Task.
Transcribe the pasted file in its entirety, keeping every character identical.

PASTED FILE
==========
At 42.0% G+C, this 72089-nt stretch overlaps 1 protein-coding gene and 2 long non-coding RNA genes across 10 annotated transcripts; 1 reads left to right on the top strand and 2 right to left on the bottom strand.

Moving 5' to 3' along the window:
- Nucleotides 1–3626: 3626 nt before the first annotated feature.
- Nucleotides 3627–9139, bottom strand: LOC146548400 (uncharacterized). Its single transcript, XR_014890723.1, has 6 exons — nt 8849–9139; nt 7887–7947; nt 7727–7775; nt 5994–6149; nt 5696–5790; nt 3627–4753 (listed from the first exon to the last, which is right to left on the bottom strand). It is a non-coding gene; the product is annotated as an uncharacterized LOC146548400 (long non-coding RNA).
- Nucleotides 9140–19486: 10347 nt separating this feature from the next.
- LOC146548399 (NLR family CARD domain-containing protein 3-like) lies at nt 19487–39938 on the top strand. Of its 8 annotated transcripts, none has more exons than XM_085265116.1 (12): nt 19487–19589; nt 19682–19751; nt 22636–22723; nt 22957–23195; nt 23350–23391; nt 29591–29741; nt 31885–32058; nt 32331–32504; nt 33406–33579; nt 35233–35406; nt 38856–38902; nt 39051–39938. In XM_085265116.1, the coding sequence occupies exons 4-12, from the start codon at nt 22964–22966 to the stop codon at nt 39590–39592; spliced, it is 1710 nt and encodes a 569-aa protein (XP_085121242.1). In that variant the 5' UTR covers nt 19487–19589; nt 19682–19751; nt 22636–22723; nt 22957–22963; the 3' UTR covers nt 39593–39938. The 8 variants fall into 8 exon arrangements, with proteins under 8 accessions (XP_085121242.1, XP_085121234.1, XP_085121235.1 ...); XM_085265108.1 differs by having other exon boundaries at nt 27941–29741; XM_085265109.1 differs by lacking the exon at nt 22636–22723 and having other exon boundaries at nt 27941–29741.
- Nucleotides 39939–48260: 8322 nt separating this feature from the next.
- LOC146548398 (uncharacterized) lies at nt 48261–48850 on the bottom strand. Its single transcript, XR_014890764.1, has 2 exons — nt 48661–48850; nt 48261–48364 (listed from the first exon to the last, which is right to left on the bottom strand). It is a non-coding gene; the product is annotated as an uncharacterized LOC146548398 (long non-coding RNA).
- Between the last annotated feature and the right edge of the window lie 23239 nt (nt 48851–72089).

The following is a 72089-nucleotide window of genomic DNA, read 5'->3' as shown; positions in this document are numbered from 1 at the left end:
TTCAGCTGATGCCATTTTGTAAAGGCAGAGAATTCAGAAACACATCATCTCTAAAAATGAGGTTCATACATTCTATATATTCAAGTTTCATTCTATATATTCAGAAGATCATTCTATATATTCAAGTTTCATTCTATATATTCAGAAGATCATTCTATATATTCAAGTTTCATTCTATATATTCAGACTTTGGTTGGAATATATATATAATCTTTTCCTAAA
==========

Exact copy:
At 42.0% G+C, this 72089-nt stretch overlaps 1 protein-coding gene and 2 long non-coding RNA genes across 10 annotated transcripts; 1 reads left to right on the top strand and 2 right to left on the bottom strand.

Moving 5' to 3' along the window:
- Nucleotides 1–3626: 3626 nt before the first annotated feature.
- Nucleotides 3627–9139, bottom strand: LOC146548400 (uncharacterized). Its single transcript, XR_014890723.1, has 6 exons — nt 8849–9139; nt 7887–7947; nt 7727–7775; nt 5994–6149; nt 5696–5790; nt 3627–4753 (listed from the first exon to the last, which is right to left on the bottom strand). It is a non-coding gene; the product is annotated as an uncharacterized LOC146548400 (long non-coding RNA).
- Nucleotides 9140–19486: 10347 nt separating this feature from the next.
- LOC146548399 (NLR family CARD domain-containing protein 3-like) lies at nt 19487–39938 on the top strand. Of its 8 annotated transcripts, none has more exons than XM_085265116.1 (12): nt 19487–19589; nt 19682–19751; nt 22636–22723; nt 22957–23195; nt 23350–23391; nt 29591–29741; nt 31885–32058; nt 32331–32504; nt 33406–33579; nt 35233–35406; nt 38856–38902; nt 39051–39938. In XM_085265116.1, the coding sequence occupies exons 4-12, from the start codon at nt 22964–22966 to the stop codon at nt 39590–39592; spliced, it is 1710 nt and encodes a 569-aa protein (XP_085121242.1). In that variant the 5' UTR covers nt 19487–19589; nt 19682–19751; nt 22636–22723; nt 22957–22963; the 3' UTR covers nt 39593–39938. The 8 variants fall into 8 exon arrangements, with proteins under 8 accessions (XP_085121242.1, XP_085121234.1, XP_085121235.1 ...); XM_085265108.1 differs by having other exon boundaries at nt 27941–29741; XM_085265109.1 differs by lacking the exon at nt 22636–22723 and having other exon boundaries at nt 27941–29741.
- Nucleotides 39939–48260: 8322 nt separating this feature from the next.
- LOC146548398 (uncharacterized) lies at nt 48261–48850 on the bottom strand. Its single transcript, XR_014890764.1, has 2 exons — nt 48661–48850; nt 48261–48364 (listed from the first exon to the last, which is right to left on the bottom strand). It is a non-coding gene; the product is annotated as an uncharacterized LOC146548398 (long non-coding RNA).
- Between the last annotated feature and the right edge of the window lie 23239 nt (nt 48851–72089).

The following is a 72089-nucleotide window of genomic DNA, read 5'->3' as shown; positions in this document are numbered from 1 at the left end:
TTCAGCTGATGCCATTTTGTAAAGGCAGAGAATTCAGAAACACATCATCTCTAAAAATGAGGTTCATACATTCTATATATTCAAGTTTCATTCTATATATTCAGAAGATCATTCTATATATTCAAGTTTCATTCTATATATTCAGAAGATCATTCTATATATTCAAGTTTCATTCTATATATTCAGACTTTGGTTGGAATATATATATAATCTTTTCCTAAA